morrow


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mor·row

 (môr′ō, mŏr′ō)
n.
1. The following day: resolved to set out on the morrow.
2. The time immediately subsequent to a particular event.
3. Archaic The morning.

[Middle English morwe, morow, variant of morwen, from Old English morgen, morning.]

morrow

(ˈmɒrəʊ)
n
1. the next day
2. the period following a specified event
3. the morning
[C13 morwe, from Old English morgen morning; see morn]

mor•row

(ˈmɔr oʊ, ˈmɒr oʊ)

n.
1. Literary. the next day; tomorrow.
2. Archaic. the morning.
[1225–75; Middle English morwe(n), Old English morgen morning]
ThesaurusAntonymsRelated WordsSynonymsLegend:
Noun1.morrow - the next day; "whenever he arrives she leaves on the morrow"
24-hour interval, day, mean solar day, solar day, twenty-four hour period, twenty-four hours - time for Earth to make a complete rotation on its axis; "two days later they left"; "they put on two performances every day"; "there are 30,000 passengers per day"
Translations
FolgetagMorgen

morrow

[ˈmɒrəʊ] N on the morrow (liter) → al día siguiente

morrow

n (old) the morrowder kommende or folgende Tag; on the morrowtags darauf; good morrow!guten Morgen!

morrow

[ˈmɒrəʊ] n the morrow (old) → domani m inv
on the morrow → domani
References in classic literature ?
Having finished my business, and feeling the lassitude and exhaustion incident to its dispatch, I felt that a protracted sea voyage would be both agreeable and beneficial, so instead of embarking for my return on one of the many fine passenger steamers I booked for New York on the sailing vessel Morrow, upon which I had shipped a large and valuable invoice of the goods I had bought.
The Morrow sailed from the mouth of the Mersey on the 15th of June and for several weeks we had fair breezes and unclouded skies.
Was I not rescued from the wreck of the ship Morrow?"
Her family, one of the wealthiest in Devonshire, cut up rough about it, and we eloped--are eloping rather, for on the day that you and I walked to the landing stage to go aboard this steamer she and her faithful servant, a negress, passed us, driving to the ship Morrow. She would not consent to go in the same vessel with me, and it had been deemed best that she take a sailing vessel in order to avoid observation and lessen the risk of detection.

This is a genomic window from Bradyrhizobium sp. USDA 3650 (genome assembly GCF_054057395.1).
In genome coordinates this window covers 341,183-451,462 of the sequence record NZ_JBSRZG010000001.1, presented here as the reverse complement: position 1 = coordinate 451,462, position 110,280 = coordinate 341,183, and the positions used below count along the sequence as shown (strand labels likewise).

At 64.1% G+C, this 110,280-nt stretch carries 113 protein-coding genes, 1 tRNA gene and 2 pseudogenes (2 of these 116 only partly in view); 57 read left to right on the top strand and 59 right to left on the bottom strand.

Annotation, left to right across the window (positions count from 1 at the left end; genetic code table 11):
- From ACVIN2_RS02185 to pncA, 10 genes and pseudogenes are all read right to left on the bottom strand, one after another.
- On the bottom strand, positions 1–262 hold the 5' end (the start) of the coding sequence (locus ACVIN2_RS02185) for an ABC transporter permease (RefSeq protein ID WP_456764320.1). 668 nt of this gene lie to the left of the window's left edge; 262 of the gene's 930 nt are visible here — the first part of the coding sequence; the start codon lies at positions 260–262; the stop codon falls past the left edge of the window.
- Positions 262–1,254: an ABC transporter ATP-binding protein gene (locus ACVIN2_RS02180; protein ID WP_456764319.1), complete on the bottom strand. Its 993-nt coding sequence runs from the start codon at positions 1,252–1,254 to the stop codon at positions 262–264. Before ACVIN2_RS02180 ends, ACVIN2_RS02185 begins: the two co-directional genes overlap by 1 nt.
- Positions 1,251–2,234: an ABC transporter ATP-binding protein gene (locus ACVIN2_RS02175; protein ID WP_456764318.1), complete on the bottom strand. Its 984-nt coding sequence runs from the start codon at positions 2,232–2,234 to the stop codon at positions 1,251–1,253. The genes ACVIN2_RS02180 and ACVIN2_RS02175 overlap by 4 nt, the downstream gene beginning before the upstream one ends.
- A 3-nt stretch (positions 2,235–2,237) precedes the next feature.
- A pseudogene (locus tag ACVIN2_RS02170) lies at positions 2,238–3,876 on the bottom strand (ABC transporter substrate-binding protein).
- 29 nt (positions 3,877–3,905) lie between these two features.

Beyond the precincts of the lists more than one forge was erected; and these now began to glimmer through the twilight, announcing the toil of the armourers, which was to continue through the whole night, in order to repair or alter the suits of armour to be used again on the morrow.
Twala, so Infadoos and the chiefs calculated, had at least thirty to thirty-five thousand on whom he could rely at present assembled in Loo, and they thought that by midday on the morrow he would be able to gather another five thousand or more to his aid.
The onslaught would be on the morrow, they said, and they proved to be right.
That night was a busy one, for weary as we were, so far as was possible by the moonlight all preparations for the morrow's fight were continued, and messengers were constantly coming and going from the place where we sat in council.
Therefore sport, boys, while you may, for the morrow cometh, with the birch rod and the ferule; and after that another morrow, with troubles of its own.
Ross Maclean took the crucial first wicket, before Ryan Morrow followed up his efforts by getting Shakeel Ahmed out just after his half century.
Robert Eugene Morrow, 95, of Carbondale and formerly of Du Quoin, passed away at 4:39 a.m.